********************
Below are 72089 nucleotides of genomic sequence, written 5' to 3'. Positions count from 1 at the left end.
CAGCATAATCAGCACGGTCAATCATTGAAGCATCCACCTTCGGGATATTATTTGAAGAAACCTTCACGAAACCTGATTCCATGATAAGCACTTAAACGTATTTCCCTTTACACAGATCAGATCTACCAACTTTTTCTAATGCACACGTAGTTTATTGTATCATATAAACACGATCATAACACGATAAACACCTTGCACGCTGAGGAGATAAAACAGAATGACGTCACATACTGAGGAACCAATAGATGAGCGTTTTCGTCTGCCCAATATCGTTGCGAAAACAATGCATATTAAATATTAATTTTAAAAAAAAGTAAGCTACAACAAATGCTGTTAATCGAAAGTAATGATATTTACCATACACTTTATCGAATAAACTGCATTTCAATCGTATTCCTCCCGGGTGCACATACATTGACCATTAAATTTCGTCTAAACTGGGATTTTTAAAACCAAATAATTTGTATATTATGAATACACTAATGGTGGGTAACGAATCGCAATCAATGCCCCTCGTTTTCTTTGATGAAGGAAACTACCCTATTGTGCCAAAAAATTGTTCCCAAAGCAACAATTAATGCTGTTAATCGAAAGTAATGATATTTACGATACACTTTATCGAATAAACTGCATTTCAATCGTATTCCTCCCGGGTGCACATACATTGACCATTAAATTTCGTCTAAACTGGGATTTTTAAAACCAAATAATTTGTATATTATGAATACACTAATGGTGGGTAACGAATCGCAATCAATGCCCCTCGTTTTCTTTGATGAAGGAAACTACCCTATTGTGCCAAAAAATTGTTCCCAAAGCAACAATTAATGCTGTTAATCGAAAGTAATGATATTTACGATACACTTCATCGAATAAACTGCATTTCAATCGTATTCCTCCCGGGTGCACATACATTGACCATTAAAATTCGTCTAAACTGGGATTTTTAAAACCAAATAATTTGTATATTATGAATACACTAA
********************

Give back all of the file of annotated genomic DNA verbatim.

Below are 72089 nucleotides of genomic sequence, written 5' to 3'. Positions count from 1 at the left end.
CAGCATAATCAGCACGGTCAATCATTGAAGCATCCACCTTCGGGATATTATTTGAAGAAACCTTCACGAAACCTGATTCCATGATAAGCACTTAAACGTATTTCCCTTTACACAGATCAGATCTACCAACTTTTTCTAATGCACACGTAGTTTATTGTATCATATAAACACGATCATAACACGATAAACACCTTGCACGCTGAGGAGATAAAACAGAATGACGTCACATACTGAGGAACCAATAGATGAGCGTTTTCGTCTGCCCAATATCGTTGCGAAAACAATGCATATTAAATATTAATTTTAAAAAAAAGTAAGCTACAACAAATGCTGTTAATCGAAAGTAATGATATTTACCATACACTTTATCGAATAAACTGCATTTCAATCGTATTCCTCCCGGGTGCACATACATTGACCATTAAATTTCGTCTAAACTGGGATTTTTAAAACCAAATAATTTGTATATTATGAATACACTAATGGTGGGTAACGAATCGCAATCAATGCCCCTCGTTTTCTTTGATGAAGGAAACTACCCTATTGTGCCAAAAAATTGTTCCCAAAGCAACAATTAATGCTGTTAATCGAAAGTAATGATATTTACGATACACTTTATCGAATAAACTGCATTTCAATCGTATTCCTCCCGGGTGCACATACATTGACCATTAAATTTCGTCTAAACTGGGATTTTTAAAACCAAATAATTTGTATATTATGAATACACTAATGGTGGGTAACGAATCGCAATCAATGCCCCTCGTTTTCTTTGATGAAGGAAACTACCCTATTGTGCCAAAAAATTGTTCCCAAAGCAACAATTAATGCTGTTAATCGAAAGTAATGATATTTACGATACACTTCATCGAATAAACTGCATTTCAATCGTATTCCTCCCGGGTGCACATACATTGACCATTAAAATTCGTCTAAACTGGGATTTTTAAAACCAAATAATTTGTATATTATGAATACACTAA